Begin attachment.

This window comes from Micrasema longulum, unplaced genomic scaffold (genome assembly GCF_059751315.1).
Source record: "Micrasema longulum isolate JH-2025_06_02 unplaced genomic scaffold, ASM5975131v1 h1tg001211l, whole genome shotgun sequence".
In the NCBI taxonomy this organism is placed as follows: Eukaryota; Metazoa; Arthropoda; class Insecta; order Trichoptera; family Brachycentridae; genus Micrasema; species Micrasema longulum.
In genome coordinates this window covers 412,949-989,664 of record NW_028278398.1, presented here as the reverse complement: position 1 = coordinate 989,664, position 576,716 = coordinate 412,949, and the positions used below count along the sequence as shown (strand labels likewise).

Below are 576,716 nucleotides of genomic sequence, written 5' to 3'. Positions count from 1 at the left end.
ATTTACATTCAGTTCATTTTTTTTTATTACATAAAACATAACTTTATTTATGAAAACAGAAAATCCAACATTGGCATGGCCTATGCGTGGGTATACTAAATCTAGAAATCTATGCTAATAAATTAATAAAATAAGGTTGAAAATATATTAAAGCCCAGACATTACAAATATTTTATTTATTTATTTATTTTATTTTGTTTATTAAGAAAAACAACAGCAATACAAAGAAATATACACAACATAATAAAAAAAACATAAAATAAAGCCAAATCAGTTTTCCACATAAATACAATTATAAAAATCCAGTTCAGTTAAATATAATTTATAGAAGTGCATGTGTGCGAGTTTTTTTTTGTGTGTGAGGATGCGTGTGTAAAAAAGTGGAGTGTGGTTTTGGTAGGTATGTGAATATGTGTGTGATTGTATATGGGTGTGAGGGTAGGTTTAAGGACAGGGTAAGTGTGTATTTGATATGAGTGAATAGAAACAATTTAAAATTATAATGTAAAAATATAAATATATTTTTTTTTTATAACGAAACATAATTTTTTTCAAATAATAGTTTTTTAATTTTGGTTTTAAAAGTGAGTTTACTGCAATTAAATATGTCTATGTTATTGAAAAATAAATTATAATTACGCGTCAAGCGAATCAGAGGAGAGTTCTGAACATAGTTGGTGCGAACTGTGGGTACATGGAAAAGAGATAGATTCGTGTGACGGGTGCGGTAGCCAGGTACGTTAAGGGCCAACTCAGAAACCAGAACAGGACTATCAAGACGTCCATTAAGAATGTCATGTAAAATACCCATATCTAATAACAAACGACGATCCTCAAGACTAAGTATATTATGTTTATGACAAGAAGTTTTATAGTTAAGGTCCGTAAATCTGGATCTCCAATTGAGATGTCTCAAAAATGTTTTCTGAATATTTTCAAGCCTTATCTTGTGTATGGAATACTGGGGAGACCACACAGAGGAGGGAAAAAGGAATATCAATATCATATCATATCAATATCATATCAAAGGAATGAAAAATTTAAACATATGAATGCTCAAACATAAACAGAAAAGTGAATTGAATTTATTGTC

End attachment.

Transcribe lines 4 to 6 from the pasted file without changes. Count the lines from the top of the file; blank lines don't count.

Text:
In genome coordinates this window covers 412,949-989,664 of record NW_028278398.1, presented here as the reverse complement: position 1 = coordinate 989,664, position 576,716 = coordinate 412,949, and the positions used below count along the sequence as shown (strand labels likewise).

Below are 576,716 nucleotides of genomic sequence, written 5' to 3'. Positions count from 1 at the left end.
ATTTACATTCAGTTCATTTTTTTTTATTACATAAAACATAACTTTATTTATGAAAACAGAAAATCCAACATTGGCATGGCCTATGCGTGGGTATACTAAATCTAGAAATCTATGCTAATAAATTAATAAAATAAGGTTGAAAATATATTAAAGCCCAGACATTACAAATATTTTATTTATTTATTTATTTTATTTTGTTTATTAAGAAAAACAACAGCAATACAAAGAAATATACACAACATAATAAAAAAAACATAAAATAAAGCCAAATCAGTTTTCCACATAAATACAATTATAAAAATCCAGTTCAGTTAAATATAATTTATAGAAGTGCATGTGTGCGAGTTTTTTTTTGTGTGTGAGGATGCGTGTGTAAAAAAGTGGAGTGTGGTTTTGGTAGGTATGTGAATATGTGTGTGATTGTATATGGGTGTGAGGGTAGGTTTAAGGACAGGGTAAGTGTGTATTTGATATGAGTGAATAGAAACAATTTAAAATTATAATGTAAAAATATAAATATATTTTTTTTTTATAACGAAACATAATTTTTTTCAAATAATAGTTTTTTAATTTTGGTTTTAAAAGTGAGTTTACTGCAATTAAATATGTCTATGTTATTGAAAAATAAATTATAATTACGCGTCAAGCGAATCAGAGGAGAGTTCTGAACATAGTTGGTGCGAACTGTGGGTACATGGAAAAGAGATAGATTCGTGTGACGGGTGCGGTAGCCAGGTACGTTAAGGGCCAACTCAGAAACCAGAACAGGACTATCAAGACGTCCATTAAGAATGTCATGTAAAATACCCATATCTAATAACAAACGACGATCCTCAAGACTAAGTATATTATGTTTATGACAAGAAGTTTTATAGTTAAGGTCCGTAAATCTGGATCTCCAATTGAGATGTCTCAAAAATGTTTTCTGAATATTTTCAAGCCTTATCTTGTGTATGGAATACTGGGGAGACCACACAGAGGAGGGAAAAAGGAATATCAATATCATATCATATCAATATCATATCAAAGGAATGAAAAATTTAAACATATGAATGCTCAAACATAAACAGAAAAGTGAATTGAATTTATTGTC